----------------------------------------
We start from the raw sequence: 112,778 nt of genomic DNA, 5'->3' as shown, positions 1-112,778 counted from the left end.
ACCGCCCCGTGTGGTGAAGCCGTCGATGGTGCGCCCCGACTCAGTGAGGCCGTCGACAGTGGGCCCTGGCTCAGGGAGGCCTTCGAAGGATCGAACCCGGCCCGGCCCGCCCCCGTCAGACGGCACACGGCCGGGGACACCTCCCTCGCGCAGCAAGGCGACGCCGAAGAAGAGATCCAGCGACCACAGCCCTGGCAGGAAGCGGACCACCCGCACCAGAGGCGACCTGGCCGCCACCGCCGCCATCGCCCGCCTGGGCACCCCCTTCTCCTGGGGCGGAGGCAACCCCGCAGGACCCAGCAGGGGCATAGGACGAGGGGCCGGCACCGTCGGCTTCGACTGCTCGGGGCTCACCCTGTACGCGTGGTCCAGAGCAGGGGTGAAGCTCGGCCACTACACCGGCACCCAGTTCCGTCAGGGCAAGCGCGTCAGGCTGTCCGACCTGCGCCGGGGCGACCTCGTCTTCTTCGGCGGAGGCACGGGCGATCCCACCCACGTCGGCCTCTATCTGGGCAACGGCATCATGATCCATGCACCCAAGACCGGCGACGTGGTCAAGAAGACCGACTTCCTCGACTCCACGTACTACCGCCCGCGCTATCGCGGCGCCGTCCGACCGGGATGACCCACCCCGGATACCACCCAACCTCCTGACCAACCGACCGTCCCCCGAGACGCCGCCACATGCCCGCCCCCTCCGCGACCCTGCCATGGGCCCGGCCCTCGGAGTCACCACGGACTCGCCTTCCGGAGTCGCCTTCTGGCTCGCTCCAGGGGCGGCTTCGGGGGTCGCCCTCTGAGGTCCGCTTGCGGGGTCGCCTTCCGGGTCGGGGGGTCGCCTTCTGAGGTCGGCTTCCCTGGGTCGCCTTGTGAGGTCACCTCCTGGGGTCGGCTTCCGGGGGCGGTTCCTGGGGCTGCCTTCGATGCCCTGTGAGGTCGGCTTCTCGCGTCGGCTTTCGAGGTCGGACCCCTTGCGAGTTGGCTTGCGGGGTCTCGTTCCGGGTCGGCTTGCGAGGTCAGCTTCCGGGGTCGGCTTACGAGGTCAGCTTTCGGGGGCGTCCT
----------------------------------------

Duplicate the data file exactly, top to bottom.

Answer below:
We start from the raw sequence: 112,778 nt of genomic DNA, 5'->3' as shown, positions 1-112,778 counted from the left end.
ACCGCCCCGTGTGGTGAAGCCGTCGATGGTGCGCCCCGACTCAGTGAGGCCGTCGACAGTGGGCCCTGGCTCAGGGAGGCCTTCGAAGGATCGAACCCGGCCCGGCCCGCCCCCGTCAGACGGCACACGGCCGGGGACACCTCCCTCGCGCAGCAAGGCGACGCCGAAGAAGAGATCCAGCGACCACAGCCCTGGCAGGAAGCGGACCACCCGCACCAGAGGCGACCTGGCCGCCACCGCCGCCATCGCCCGCCTGGGCACCCCCTTCTCCTGGGGCGGAGGCAACCCCGCAGGACCCAGCAGGGGCATAGGACGAGGGGCCGGCACCGTCGGCTTCGACTGCTCGGGGCTCACCCTGTACGCGTGGTCCAGAGCAGGGGTGAAGCTCGGCCACTACACCGGCACCCAGTTCCGTCAGGGCAAGCGCGTCAGGCTGTCCGACCTGCGCCGGGGCGACCTCGTCTTCTTCGGCGGAGGCACGGGCGATCCCACCCACGTCGGCCTCTATCTGGGCAACGGCATCATGATCCATGCACCCAAGACCGGCGACGTGGTCAAGAAGACCGACTTCCTCGACTCCACGTACTACCGCCCGCGCTATCGCGGCGCCGTCCGACCGGGATGACCCACCCCGGATACCACCCAACCTCCTGACCAACCGACCGTCCCCCGAGACGCCGCCACATGCCCGCCCCCTCCGCGACCCTGCCATGGGCCCGGCCCTCGGAGTCACCACGGACTCGCCTTCCGGAGTCGCCTTCTGGCTCGCTCCAGGGGCGGCTTCGGGGGTCGCCCTCTGAGGTCCGCTTGCGGGGTCGCCTTCCGGGTCGGGGGGTCGCCTTCTGAGGTCGGCTTCCCTGGGTCGCCTTGTGAGGTCACCTCCTGGGGTCGGCTTCCGGGGGCGGTTCCTGGGGCTGCCTTCGATGCCCTGTGAGGTCGGCTTCTCGCGTCGGCTTTCGAGGTCGGACCCCTTGCGAGTTGGCTTGCGGGGTCTCGTTCCGGGTCGGCTTGCGAGGTCAGCTTCCGGGGTCGGCTTACGAGGTCAGCTTTCGGGGGCGTCCT